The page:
Two deadly crashes in a span of less than five months involving one of the most modern aircraft in the market, the Boeing 737 MAX 8, have prompted aviation authorities and airlines to draw similarities between the two incidents. On October 29 last year, shortly after takeoff from Jakarta, a MAX 8 operated by Lion Air went down into the Java Sea after loss of control. On Sunday, a Nairobi-bound jet of the same make operated by Ethiopian Airlines crashed minutes after it had become airborne in Addis Ababa. A total of 346 people were killed in the two accidents.
Why has there been a global panic reaction to the Ethiopian Airlines crash?
While even a preliminary cause for the plane going down in Addis Ababa is yet to be ascertained, the events preceding the crash of another aircraft of the same model have raised the red flag. To begin with, both airliners went down minutes after takeoff. In both cases, the pilots are reported to have requested a return to the airport after takeoff, suggesting problems with control. Even as both accidents are being investigated, these similarities have made airlines and regulators cautious. Authorities in China and Indonesia have asked local airlines there to ground Boeing 737 MAX 8 aircraft as a precaution and to ensure their airworthiness. The aircraft, the latest in line of Boeing’s 737 family, is being considered by major 737 operators as a replacement model for the hundreds of 737 NG that are in operation today. Boeing has delivered 350 737 MAX aircraft so far, according to information on its website.
What is the problem with Boeing 737 MAX?
The latest Boeing 737 model, it is equipped with a manoeuvring characteristics augmentation system (MCAS), which is responsible for pushing the aircraft’s nose down when it senses a high angle of attack that may lead to an aircraft stall. If an aircraft’s nose is too high, the plane loses speed and is likely to enter a stall — a state in which it loses flight and can fall from the sky like a stone. The MCAS was designed to prevent such an eventuality. However, in the case of the Lion Air aircraft, the flight preceding the one that crashed experienced certain problems in the angle-of-attack sensor installed on the aircraft, which led to the MCAS falsely believing that the plane was about to enter a stall. A report issued by Indonesia’s air accident investigator documented that the maintenance logs for the accident aircraft recorded problems related to airspeed and altitude on each of the four flights that occurred over the three days prior to the fatal flight. On those flights, the pilot was able to recover. However, the next flight on that aircraft could not be recovered.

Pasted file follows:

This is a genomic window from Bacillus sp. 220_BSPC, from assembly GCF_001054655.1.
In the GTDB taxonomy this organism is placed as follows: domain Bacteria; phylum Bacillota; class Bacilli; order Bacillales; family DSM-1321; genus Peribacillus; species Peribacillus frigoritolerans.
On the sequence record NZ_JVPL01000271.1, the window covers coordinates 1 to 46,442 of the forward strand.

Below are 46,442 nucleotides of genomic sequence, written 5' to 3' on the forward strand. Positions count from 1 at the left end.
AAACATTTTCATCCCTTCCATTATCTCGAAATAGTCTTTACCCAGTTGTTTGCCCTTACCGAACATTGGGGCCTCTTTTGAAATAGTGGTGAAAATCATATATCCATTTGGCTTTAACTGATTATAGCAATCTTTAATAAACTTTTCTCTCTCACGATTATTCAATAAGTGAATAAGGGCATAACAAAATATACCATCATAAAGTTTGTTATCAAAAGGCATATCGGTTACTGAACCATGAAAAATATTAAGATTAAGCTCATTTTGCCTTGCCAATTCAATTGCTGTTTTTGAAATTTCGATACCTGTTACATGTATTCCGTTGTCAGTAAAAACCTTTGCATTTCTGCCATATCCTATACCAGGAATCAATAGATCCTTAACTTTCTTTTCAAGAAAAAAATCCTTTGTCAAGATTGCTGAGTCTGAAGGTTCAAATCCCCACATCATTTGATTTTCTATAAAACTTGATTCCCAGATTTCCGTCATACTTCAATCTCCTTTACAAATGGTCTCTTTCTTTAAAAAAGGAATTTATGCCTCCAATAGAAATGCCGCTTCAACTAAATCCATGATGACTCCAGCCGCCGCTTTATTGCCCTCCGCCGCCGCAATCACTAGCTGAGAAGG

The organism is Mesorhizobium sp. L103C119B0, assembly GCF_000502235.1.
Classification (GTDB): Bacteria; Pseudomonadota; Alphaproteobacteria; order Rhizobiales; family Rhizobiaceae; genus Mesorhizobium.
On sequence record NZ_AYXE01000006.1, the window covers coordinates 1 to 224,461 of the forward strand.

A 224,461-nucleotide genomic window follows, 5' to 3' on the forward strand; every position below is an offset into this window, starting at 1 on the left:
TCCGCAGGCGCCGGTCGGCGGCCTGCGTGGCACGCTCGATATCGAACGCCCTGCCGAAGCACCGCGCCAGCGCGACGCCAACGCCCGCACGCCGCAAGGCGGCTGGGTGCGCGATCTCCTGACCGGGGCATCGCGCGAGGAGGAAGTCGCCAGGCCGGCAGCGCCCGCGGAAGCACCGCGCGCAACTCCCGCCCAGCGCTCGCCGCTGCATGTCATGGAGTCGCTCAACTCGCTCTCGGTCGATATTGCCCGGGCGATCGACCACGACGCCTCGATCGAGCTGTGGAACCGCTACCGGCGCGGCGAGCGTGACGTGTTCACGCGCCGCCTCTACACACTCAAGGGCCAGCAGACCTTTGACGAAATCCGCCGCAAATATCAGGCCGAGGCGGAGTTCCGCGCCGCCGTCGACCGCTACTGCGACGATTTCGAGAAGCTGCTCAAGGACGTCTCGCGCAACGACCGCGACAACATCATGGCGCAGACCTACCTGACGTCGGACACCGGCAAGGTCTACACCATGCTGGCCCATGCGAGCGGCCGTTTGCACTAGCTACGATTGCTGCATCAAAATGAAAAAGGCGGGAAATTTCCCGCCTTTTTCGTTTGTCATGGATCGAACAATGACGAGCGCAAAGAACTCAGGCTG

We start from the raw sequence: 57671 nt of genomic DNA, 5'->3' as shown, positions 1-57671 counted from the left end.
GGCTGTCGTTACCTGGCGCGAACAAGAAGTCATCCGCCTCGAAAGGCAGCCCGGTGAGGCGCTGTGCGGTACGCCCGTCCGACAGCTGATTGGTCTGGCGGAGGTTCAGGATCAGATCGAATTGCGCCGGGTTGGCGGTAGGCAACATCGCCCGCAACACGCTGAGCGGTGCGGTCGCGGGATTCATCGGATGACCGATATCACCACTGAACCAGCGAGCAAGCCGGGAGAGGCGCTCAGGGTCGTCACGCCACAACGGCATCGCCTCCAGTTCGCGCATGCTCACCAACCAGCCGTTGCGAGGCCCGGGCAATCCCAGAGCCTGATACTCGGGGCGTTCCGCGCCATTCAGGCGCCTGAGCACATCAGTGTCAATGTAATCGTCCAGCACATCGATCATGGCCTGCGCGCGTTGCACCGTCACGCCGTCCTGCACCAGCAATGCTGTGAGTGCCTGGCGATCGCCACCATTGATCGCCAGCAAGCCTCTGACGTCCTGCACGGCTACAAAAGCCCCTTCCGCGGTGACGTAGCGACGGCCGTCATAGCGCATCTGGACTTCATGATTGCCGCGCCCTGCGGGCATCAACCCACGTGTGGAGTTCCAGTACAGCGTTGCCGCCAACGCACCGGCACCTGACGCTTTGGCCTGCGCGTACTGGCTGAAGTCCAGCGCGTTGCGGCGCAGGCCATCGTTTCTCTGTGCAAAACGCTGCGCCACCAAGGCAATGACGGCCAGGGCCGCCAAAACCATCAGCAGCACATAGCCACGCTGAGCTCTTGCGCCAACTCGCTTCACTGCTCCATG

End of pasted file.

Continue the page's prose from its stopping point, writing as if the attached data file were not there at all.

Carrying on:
The Ethiopian plane had flown for only 1,400 hours before it crashed, and Ethiopian Airlines is believed to have a good safety record. In both the Lion Air and Ethiopian Airlines cases, the pilots tried to return to the airport a few minutes after takeoff but were not able to make it back. And both flights experienced drastic fluctuations in vertical speed during ascent. As per aviation safety experts, an aircraft should not record negative vertical speeds during the initial ascent. It is only when the aircraft is about to reach its destination and departs from cruising altitude that negative vertical speeds are meant to be recorded. Both the Lion Air and Ethiopian Airlines planes recorded unstable vertical speeds, according to data sourced from Flightradar24.
In India, two airlines, SpiceJet and Jet Airways, operate a total of 17 737 MAX planes. After the Lion Air incident, the Directorate General of Civil Aviation (DGCA) instituted a daily reporting mechanism from both airlines, and “no significant concern” was observed. After the latest crash, while India has not grounded the aircraft, the DGCA issued additional safety instructions Monday to both airlines for operations of these aircraft. As per the DGCA, engineers and maintenance personnel looking after the aircraft have been instructed to factor in additional checks, particularly those pertaining to the jet’s autopilot and stall management systems. The airlines must also ensure that crew members operating the 737 MAX have undergone training as per updated guidelines issued by DGCA on December 3, following the Lion Air accident. It has also said that the pilot commanding the aircraft should have at least 1,000 hours of flying experience on the Boeing 737 NG aircraft type, and the co-pilot at least 500 hours.
Has there been a blanket grounding of a fleet worldwide when there were problems with any aircraft model?
In cases where there are incidents that highlight safety concerns with an aircraft, the manufacturer and the regulatory authority of the country that approved production of the aircraft model take a call on grounding of the planes. In case of the US, its regulator Federal Aviation Administration (FAA) had, in 2013, announced grounding of Boeing 787 Dreamliner aircraft – launched that year – following heating problems with lithium ion batteries in the plane that caused the battery to catch fire. The FAA grounding had followed voluntary groundings by Japan’s All Nippon Airways and Japan Airlines, which were among the early buyers of the model. Following the crash in Addis Ababa, Ethiopian Airlines, too, voluntarily grounded its entire fleet of 737 MAX aircraft, and the move was followed by Cayman Air and Morocco’s Royal Air Maroc.